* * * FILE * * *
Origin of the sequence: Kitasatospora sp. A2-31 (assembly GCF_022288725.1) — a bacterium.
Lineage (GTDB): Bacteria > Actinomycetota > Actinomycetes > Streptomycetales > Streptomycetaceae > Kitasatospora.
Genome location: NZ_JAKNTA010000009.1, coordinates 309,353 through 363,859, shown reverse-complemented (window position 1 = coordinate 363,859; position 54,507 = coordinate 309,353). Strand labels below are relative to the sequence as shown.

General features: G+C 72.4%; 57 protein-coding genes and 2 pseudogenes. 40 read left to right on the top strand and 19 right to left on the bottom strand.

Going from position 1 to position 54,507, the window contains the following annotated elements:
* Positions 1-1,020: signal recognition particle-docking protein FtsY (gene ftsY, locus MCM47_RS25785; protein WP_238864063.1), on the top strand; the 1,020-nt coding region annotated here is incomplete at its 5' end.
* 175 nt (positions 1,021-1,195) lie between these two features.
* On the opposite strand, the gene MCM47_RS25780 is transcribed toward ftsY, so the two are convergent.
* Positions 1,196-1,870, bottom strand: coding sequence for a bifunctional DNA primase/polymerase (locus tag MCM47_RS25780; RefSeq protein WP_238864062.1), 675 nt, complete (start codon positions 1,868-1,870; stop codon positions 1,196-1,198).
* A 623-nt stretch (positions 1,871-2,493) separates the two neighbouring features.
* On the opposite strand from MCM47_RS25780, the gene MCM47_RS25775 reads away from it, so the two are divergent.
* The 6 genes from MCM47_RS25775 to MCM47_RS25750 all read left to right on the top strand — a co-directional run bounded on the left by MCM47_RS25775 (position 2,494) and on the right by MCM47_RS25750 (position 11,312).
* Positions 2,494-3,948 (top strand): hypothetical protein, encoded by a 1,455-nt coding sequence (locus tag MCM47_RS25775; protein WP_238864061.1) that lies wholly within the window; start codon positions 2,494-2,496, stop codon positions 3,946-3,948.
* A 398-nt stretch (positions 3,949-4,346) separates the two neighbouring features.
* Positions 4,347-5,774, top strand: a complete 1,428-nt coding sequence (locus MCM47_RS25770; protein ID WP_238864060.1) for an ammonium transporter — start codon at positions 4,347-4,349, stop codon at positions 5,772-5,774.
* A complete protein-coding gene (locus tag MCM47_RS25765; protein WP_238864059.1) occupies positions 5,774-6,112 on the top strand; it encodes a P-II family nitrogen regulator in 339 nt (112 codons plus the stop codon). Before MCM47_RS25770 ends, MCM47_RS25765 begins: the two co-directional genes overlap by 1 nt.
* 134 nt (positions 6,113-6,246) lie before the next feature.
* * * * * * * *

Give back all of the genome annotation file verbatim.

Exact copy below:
Origin of the sequence: Kitasatospora sp. A2-31 (assembly GCF_022288725.1) — a bacterium.
Lineage (GTDB): Bacteria > Actinomycetota > Actinomycetes > Streptomycetales > Streptomycetaceae > Kitasatospora.
Genome location: NZ_JAKNTA010000009.1, coordinates 309,353 through 363,859, shown reverse-complemented (window position 1 = coordinate 363,859; position 54,507 = coordinate 309,353). Strand labels below are relative to the sequence as shown.

General features: G+C 72.4%; 57 protein-coding genes and 2 pseudogenes. 40 read left to right on the top strand and 19 right to left on the bottom strand.

Going from position 1 to position 54,507, the window contains the following annotated elements:
* Positions 1-1,020: signal recognition particle-docking protein FtsY (gene ftsY, locus MCM47_RS25785; protein WP_238864063.1), on the top strand; the 1,020-nt coding region annotated here is incomplete at its 5' end.
* 175 nt (positions 1,021-1,195) lie between these two features.
* On the opposite strand, the gene MCM47_RS25780 is transcribed toward ftsY, so the two are convergent.
* Positions 1,196-1,870, bottom strand: coding sequence for a bifunctional DNA primase/polymerase (locus tag MCM47_RS25780; RefSeq protein WP_238864062.1), 675 nt, complete (start codon positions 1,868-1,870; stop codon positions 1,196-1,198).
* A 623-nt stretch (positions 1,871-2,493) separates the two neighbouring features.
* On the opposite strand from MCM47_RS25780, the gene MCM47_RS25775 reads away from it, so the two are divergent.
* The 6 genes from MCM47_RS25775 to MCM47_RS25750 all read left to right on the top strand — a co-directional run bounded on the left by MCM47_RS25775 (position 2,494) and on the right by MCM47_RS25750 (position 11,312).
* Positions 2,494-3,948 (top strand): hypothetical protein, encoded by a 1,455-nt coding sequence (locus tag MCM47_RS25775; protein WP_238864061.1) that lies wholly within the window; start codon positions 2,494-2,496, stop codon positions 3,946-3,948.
* A 398-nt stretch (positions 3,949-4,346) separates the two neighbouring features.
* Positions 4,347-5,774, top strand: a complete 1,428-nt coding sequence (locus MCM47_RS25770; protein ID WP_238864060.1) for an ammonium transporter — start codon at positions 4,347-4,349, stop codon at positions 5,772-5,774.
* A complete protein-coding gene (locus tag MCM47_RS25765; protein WP_238864059.1) occupies positions 5,774-6,112 on the top strand; it encodes a P-II family nitrogen regulator in 339 nt (112 codons plus the stop codon). Before MCM47_RS25770 ends, MCM47_RS25765 begins: the two co-directional genes overlap by 1 nt.
* 134 nt (positions 6,113-6,246) lie before the next feature.